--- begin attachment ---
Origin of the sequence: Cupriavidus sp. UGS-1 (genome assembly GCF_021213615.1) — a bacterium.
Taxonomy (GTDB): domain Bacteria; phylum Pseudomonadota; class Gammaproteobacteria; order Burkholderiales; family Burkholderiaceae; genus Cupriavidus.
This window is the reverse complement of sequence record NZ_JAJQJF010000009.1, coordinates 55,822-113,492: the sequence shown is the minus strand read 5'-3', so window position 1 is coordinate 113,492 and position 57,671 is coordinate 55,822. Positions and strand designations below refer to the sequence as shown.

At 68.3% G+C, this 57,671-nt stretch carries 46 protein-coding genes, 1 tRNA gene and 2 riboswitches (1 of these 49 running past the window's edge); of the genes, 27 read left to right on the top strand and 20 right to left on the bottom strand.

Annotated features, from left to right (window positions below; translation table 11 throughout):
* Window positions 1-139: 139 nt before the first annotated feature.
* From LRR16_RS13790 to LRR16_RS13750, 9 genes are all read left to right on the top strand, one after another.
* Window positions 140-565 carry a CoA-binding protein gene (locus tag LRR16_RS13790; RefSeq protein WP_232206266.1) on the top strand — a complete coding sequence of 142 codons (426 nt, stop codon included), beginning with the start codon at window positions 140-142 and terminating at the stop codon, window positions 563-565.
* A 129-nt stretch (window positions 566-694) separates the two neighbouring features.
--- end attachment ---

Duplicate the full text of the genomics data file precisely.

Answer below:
Origin of the sequence: Cupriavidus sp. UGS-1 (genome assembly GCF_021213615.1) — a bacterium.
Taxonomy (GTDB): domain Bacteria; phylum Pseudomonadota; class Gammaproteobacteria; order Burkholderiales; family Burkholderiaceae; genus Cupriavidus.
This window is the reverse complement of sequence record NZ_JAJQJF010000009.1, coordinates 55,822-113,492: the sequence shown is the minus strand read 5'-3', so window position 1 is coordinate 113,492 and position 57,671 is coordinate 55,822. Positions and strand designations below refer to the sequence as shown.

At 68.3% G+C, this 57,671-nt stretch carries 46 protein-coding genes, 1 tRNA gene and 2 riboswitches (1 of these 49 running past the window's edge); of the genes, 27 read left to right on the top strand and 20 right to left on the bottom strand.

Annotated features, from left to right (window positions below; translation table 11 throughout):
* Window positions 1-139: 139 nt before the first annotated feature.
* From LRR16_RS13790 to LRR16_RS13750, 9 genes are all read left to right on the top strand, one after another.
* Window positions 140-565 carry a CoA-binding protein gene (locus tag LRR16_RS13790; RefSeq protein WP_232206266.1) on the top strand — a complete coding sequence of 142 codons (426 nt, stop codon included), beginning with the start codon at window positions 140-142 and terminating at the stop codon, window positions 563-565.
* A 129-nt stretch (window positions 566-694) separates the two neighbouring features.